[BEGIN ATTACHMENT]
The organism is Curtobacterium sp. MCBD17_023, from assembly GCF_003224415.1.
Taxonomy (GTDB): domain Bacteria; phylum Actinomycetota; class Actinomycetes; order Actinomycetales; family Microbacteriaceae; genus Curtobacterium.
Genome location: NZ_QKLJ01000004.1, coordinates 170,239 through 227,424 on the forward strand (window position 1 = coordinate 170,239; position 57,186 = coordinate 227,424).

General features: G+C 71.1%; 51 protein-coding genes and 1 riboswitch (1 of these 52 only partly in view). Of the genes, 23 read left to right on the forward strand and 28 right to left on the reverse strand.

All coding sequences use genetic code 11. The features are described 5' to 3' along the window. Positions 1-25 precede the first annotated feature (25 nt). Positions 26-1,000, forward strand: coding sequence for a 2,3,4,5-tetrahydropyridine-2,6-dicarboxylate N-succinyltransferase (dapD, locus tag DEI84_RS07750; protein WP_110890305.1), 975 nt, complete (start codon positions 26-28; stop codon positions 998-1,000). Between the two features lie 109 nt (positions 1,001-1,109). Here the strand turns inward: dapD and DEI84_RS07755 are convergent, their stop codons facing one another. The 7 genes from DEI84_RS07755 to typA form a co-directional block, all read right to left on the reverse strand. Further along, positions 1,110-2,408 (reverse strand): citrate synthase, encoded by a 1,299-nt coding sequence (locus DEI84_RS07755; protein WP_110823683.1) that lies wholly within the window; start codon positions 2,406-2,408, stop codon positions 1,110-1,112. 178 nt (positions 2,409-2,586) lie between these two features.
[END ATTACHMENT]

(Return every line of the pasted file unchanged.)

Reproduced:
The organism is Curtobacterium sp. MCBD17_023, from assembly GCF_003224415.1.
Taxonomy (GTDB): domain Bacteria; phylum Actinomycetota; class Actinomycetes; order Actinomycetales; family Microbacteriaceae; genus Curtobacterium.
Genome location: NZ_QKLJ01000004.1, coordinates 170,239 through 227,424 on the forward strand (window position 1 = coordinate 170,239; position 57,186 = coordinate 227,424).

General features: G+C 71.1%; 51 protein-coding genes and 1 riboswitch (1 of these 52 only partly in view). Of the genes, 23 read left to right on the forward strand and 28 right to left on the reverse strand.

All coding sequences use genetic code 11. The features are described 5' to 3' along the window. Positions 1-25 precede the first annotated feature (25 nt). Positions 26-1,000, forward strand: coding sequence for a 2,3,4,5-tetrahydropyridine-2,6-dicarboxylate N-succinyltransferase (dapD, locus tag DEI84_RS07750; protein WP_110890305.1), 975 nt, complete (start codon positions 26-28; stop codon positions 998-1,000). Between the two features lie 109 nt (positions 1,001-1,109). Here the strand turns inward: dapD and DEI84_RS07755 are convergent, their stop codons facing one another. The 7 genes from DEI84_RS07755 to typA form a co-directional block, all read right to left on the reverse strand. Further along, positions 1,110-2,408 (reverse strand): citrate synthase, encoded by a 1,299-nt coding sequence (locus DEI84_RS07755; protein WP_110823683.1) that lies wholly within the window; start codon positions 2,406-2,408, stop codon positions 1,110-1,112. 178 nt (positions 2,409-2,586) lie between these two features.